Catch Of The Week: What To Do…If You’re Caught In A Data Breach

Caricature by artist Paul Ziomek.
Los Alamos
Data breaches … they happen all the time, right? It can be easy to ignore them, but it’s important to pay attention when these show up in the news, or you could end up with fraudulent charges, your identity stolen, or worse.
Last week the American Medical Collections Agency (AMCA) revealed it was the victim of hackers who had unauthorized access to their system from August of 2018 until March of 2019. Over 20 million LabCorp, Quest, and OpkoHealth patients who had been placed into collections with this company had their personal and financial data exposed. These three companies are the only ones known to be affected by the AMCA data breach at this time, but that could change as the investigation into the breach of the company’s servers continues.
It is important to note that not everyone who had lab work done with these companies will be affected; only patients who did not pay their bill on time would have been passed off to AMCA.
No medical or insurance data is known to have been exposed as a result of this breach. Data compromised likely included name, contact information, credit card or bank information, and for Quest customers, may have included Social Security numbers. Some customers may also have had their date of birth exposed, though that has not been confirmed.
Also announced last week, Evites suffered a data breach. Evites is a website where users can create party invites and send them via email. Hackers were able to access an old database containing user data, including full names, countries, emails, IP addresses, and cleartext (unencrypted) passwords from customers. The database was posted for sale on the dark web and contained information for about 10 million users.
What should you do if you get a notification that you were affected by a data breach?
1. First of all, you need to figure out what data was lost. The loss of publicly available data like your name, address, or phone number is less sensitive and probably won’t cause you much trouble. More sensitive data like email addresses, date of birth, and payment-card numbers can lead to increased spam emails, possible fraudulent charges, and some risk of identity theft. The most sensitive information of all would be information like your social security number, passport number, online account passwords, and financial account numbers. This information can be very damaging and lead to identity fraud, hijacking of your online accounts, and fraudulent charges.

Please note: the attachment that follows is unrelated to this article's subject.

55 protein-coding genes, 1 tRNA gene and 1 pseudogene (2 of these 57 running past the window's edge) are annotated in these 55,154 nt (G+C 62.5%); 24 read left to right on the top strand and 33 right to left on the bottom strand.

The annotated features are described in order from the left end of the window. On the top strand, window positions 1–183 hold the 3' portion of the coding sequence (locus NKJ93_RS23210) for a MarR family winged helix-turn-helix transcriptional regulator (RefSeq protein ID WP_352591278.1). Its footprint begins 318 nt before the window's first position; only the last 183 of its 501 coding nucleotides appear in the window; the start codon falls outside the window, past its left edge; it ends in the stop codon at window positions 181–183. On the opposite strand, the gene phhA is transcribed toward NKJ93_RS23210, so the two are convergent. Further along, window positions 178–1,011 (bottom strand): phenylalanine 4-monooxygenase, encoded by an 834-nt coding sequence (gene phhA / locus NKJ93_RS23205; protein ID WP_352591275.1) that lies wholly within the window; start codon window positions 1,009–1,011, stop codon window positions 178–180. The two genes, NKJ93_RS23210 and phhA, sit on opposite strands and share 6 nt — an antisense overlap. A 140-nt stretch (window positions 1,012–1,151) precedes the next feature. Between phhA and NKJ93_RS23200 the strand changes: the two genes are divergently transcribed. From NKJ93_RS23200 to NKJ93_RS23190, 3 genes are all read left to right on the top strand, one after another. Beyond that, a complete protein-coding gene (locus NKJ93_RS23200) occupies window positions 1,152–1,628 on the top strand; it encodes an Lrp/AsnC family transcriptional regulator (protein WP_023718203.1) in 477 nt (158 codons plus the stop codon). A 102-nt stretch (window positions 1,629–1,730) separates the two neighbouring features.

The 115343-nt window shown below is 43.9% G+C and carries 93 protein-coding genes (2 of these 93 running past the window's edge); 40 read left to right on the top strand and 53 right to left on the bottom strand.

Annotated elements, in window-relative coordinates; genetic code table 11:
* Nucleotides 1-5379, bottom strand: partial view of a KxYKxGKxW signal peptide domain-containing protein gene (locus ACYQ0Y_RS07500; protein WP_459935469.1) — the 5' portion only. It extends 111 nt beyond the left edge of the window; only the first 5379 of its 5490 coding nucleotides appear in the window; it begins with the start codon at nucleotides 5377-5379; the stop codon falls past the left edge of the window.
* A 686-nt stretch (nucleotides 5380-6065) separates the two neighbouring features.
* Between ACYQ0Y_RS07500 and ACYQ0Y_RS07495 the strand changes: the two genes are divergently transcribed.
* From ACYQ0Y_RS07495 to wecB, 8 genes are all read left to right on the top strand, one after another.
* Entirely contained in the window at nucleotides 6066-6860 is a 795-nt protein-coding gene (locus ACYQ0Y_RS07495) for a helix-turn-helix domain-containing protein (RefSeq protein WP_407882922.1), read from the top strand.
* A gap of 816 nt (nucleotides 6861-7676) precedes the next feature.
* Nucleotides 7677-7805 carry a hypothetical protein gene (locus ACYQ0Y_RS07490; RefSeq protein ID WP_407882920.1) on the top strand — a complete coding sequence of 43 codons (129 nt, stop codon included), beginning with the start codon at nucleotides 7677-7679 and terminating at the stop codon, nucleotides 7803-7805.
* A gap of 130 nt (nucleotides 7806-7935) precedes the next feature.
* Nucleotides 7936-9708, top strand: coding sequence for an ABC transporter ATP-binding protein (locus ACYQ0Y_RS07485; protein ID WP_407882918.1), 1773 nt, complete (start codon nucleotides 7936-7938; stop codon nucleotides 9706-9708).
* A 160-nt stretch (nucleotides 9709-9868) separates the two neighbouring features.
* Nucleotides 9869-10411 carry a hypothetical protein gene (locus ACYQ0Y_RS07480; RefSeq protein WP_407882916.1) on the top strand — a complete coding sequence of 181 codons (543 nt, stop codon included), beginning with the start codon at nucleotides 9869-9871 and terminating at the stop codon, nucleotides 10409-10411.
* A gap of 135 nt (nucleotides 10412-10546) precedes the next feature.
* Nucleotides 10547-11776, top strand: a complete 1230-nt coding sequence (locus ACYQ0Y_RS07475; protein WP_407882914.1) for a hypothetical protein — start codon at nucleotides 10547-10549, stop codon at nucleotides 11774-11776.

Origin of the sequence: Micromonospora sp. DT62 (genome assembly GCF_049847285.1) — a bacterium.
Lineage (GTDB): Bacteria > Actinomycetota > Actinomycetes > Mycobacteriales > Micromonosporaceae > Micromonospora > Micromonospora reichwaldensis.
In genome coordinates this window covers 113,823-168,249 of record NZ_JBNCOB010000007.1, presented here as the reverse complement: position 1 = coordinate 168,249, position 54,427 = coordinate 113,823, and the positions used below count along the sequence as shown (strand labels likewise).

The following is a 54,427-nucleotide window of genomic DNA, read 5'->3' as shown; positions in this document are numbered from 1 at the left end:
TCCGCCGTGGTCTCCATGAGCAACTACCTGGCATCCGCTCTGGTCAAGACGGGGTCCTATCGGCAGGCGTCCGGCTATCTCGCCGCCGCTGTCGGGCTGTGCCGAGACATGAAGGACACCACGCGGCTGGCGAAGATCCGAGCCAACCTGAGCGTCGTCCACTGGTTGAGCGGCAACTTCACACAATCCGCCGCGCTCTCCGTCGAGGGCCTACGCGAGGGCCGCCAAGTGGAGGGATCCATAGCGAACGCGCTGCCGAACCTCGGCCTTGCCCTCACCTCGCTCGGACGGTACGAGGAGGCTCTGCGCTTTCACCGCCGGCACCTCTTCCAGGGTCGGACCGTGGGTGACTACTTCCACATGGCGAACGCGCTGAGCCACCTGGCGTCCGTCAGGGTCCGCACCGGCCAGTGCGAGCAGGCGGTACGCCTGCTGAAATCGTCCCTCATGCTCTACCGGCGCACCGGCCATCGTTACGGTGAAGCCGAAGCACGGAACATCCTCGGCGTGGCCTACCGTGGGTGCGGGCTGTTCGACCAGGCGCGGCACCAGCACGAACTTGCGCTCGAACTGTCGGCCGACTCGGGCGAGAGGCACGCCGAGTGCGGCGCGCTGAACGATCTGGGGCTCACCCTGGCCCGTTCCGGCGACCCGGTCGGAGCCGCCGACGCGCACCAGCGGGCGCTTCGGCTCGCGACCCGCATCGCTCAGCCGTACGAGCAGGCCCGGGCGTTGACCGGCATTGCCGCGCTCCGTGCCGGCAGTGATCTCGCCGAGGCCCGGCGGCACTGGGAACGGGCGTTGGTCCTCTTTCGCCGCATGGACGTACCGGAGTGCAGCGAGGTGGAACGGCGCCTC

2. The company may tell you that stolen information was encrypted, but keep in mind this doesn’t mean your data is safe; encryption can be cracked. If your encrypted password is less than ten characters long and/or contains dictionary words, you can consider it lost. Immediately change the passwords on any compromised online accounts. If you reused the compromised password on multiple accounts, be sure to change those as well! Hackers can automate the account compromise process and test possible email and password combos across multiple sites quickly. Do not make their job easy by reusing the same password across multiple websites.
3. If your financial information was compromised, contact your bank or credit card immediately and let them know. Professional credit card thieves will try to make multiple purchases on the stolen card as quickly as possible, usually within hours of the theft. If you receive a notification that your financial information was compromised in a data breach, check your statement history and look for any suspicious charges. For most credit cards, you can report a card lost or stolen at any time and only be liable for at most $50 of the charges. Debit cards usually offer less protection; you only have two business days after learning of the fraudulent charges to tell your bank. If you notify them after that you may be liable for up to $500; let 60 days go by, and you could be liable for all charges. Avoid using your debit card for any online transactions.
4. Be sure to contact one of the major credit reporting bureaus and ask them to put a fraud alert on your account. Once one credit reporting bureau receives a fraud notification, they are required to alert all the other credit reporting bureaus. Fraud alerts are free and can be renewed every year. You can also request that a credit freeze be placed on your account; no one will be able to run a credit report on you or open an account without your permission.
Credit freezes are also free, though they may cause complications if you need to apply for a new credit card, mortgage, or change cellular or cable services.
5. Most of the time if you are the victim of a data breach, the company will offer you one or two years of credit or identity monitoring services. Be sure to read the fine print of the offer to check what kind of protection you are getting. There are numerous free and paid services out there that can help!
In today’s connected world, data breaches are becoming an everyday occurrence. Pay attention, don’t ignore any notification that you were affected by a breach, and make sure that you take steps to protect yourself in the event you are a victim!
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Editor’s note: Becky Rutherford works in information technology at Los Alamos National Laboratory.